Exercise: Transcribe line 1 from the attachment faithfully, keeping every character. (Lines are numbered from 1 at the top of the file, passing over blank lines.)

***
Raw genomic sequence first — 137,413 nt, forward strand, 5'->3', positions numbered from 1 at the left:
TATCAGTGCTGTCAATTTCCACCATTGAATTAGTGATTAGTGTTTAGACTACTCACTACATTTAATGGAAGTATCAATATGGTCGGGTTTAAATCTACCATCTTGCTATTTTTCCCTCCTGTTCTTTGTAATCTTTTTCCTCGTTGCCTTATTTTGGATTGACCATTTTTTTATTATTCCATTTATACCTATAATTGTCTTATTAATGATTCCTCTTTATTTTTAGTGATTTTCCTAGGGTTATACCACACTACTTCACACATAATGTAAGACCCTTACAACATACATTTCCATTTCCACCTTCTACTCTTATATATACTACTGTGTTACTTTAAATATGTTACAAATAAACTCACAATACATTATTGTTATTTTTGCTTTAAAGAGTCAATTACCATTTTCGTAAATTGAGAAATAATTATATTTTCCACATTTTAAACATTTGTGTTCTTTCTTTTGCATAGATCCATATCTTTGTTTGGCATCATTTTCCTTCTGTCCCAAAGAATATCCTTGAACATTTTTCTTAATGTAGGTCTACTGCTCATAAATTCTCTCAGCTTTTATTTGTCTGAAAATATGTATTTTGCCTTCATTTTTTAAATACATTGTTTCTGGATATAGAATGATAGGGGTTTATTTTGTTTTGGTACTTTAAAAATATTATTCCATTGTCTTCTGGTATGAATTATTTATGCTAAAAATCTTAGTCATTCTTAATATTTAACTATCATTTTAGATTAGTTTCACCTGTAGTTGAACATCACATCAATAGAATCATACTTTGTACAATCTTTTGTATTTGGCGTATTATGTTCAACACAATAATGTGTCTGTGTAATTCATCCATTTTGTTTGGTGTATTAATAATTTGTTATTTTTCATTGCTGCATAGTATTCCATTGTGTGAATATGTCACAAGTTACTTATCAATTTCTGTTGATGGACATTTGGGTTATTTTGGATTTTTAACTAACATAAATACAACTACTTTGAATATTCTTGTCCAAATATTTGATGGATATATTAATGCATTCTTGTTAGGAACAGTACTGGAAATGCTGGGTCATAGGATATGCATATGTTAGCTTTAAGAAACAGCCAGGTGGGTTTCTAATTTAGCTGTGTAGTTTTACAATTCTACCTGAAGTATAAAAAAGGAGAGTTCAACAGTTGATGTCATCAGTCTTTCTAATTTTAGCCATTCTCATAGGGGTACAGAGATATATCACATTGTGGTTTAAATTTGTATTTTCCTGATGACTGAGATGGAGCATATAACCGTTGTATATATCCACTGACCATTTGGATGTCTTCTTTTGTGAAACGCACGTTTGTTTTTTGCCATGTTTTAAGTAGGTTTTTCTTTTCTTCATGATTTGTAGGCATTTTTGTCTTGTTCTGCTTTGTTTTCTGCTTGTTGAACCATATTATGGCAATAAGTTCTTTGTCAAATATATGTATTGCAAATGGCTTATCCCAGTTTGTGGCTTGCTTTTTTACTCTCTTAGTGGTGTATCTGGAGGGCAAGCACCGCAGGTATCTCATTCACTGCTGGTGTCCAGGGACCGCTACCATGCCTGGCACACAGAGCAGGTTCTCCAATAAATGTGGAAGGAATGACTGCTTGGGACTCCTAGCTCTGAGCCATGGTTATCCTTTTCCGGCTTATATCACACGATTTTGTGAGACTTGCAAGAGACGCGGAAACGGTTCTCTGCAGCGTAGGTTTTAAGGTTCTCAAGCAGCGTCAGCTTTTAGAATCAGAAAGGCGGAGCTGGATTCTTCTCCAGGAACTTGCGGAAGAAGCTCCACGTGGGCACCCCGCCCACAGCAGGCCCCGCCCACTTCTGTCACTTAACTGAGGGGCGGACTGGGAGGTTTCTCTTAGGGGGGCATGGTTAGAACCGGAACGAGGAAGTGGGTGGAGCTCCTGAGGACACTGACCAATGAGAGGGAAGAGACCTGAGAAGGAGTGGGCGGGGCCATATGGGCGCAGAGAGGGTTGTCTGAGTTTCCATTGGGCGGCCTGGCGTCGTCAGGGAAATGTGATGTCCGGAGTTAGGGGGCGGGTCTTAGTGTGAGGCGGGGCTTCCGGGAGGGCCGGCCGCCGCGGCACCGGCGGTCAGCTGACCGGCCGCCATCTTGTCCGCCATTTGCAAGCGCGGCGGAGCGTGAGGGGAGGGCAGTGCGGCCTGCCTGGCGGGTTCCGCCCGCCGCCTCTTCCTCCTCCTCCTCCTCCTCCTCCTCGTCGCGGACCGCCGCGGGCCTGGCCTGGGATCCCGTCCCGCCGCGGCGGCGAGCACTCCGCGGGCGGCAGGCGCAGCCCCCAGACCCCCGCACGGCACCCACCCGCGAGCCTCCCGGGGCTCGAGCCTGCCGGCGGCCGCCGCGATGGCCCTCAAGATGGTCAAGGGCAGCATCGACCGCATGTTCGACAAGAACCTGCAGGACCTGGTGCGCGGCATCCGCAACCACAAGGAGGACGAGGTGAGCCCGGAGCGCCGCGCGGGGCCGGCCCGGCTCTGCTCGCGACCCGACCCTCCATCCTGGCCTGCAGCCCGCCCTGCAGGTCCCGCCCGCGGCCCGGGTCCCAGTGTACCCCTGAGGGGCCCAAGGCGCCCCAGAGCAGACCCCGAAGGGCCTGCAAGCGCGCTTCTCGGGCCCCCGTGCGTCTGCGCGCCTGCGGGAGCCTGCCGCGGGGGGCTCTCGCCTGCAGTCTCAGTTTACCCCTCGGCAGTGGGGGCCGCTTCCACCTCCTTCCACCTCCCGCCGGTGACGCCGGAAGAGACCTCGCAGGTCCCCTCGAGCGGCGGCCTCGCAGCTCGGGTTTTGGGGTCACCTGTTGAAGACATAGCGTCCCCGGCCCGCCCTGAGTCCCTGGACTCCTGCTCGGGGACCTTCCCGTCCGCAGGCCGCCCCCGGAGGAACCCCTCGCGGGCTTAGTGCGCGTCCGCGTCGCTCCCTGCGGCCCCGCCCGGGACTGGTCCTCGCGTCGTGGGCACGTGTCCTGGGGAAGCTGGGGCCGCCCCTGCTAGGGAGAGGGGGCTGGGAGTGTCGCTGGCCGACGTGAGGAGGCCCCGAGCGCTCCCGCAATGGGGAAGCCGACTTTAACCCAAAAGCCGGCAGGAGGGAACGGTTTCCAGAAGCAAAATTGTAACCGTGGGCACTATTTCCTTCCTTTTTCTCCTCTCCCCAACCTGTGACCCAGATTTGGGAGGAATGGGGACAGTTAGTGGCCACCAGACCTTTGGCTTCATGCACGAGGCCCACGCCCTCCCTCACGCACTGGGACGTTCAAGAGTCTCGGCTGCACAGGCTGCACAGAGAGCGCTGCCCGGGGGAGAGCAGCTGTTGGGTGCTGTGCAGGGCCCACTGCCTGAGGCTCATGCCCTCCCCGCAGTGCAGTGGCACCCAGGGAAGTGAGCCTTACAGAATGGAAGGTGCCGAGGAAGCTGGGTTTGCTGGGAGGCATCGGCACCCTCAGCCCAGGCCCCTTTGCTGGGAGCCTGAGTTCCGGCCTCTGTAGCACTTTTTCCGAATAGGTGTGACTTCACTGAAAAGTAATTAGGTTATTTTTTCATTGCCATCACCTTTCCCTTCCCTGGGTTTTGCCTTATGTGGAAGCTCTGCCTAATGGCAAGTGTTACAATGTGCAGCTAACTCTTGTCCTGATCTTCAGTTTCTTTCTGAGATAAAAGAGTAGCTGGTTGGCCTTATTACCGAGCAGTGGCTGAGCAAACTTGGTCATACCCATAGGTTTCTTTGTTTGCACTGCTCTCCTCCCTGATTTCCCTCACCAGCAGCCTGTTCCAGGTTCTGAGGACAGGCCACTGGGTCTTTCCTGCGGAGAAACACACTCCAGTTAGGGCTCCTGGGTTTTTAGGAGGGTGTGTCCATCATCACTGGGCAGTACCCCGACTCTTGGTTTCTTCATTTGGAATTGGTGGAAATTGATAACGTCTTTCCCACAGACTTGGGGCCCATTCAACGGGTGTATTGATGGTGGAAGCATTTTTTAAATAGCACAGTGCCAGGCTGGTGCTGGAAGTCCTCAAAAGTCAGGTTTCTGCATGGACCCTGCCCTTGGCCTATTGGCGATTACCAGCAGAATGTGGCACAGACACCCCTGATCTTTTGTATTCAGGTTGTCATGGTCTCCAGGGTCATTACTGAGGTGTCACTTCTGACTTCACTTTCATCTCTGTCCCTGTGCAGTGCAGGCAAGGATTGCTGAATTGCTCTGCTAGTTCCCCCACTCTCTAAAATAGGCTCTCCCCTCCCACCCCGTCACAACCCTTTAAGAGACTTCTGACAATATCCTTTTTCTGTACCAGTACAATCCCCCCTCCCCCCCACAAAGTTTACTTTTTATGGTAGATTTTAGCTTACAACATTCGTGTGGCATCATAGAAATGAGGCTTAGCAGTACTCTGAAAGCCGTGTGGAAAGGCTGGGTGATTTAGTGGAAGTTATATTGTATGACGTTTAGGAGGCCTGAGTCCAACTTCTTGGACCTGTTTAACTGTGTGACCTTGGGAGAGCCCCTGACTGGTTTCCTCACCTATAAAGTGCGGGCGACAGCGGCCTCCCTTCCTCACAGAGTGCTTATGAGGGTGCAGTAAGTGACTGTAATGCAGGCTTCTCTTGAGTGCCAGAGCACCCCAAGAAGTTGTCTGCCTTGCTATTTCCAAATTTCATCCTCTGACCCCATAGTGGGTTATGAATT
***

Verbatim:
Raw genomic sequence first — 137,413 nt, forward strand, 5'->3', positions numbered from 1 at the left: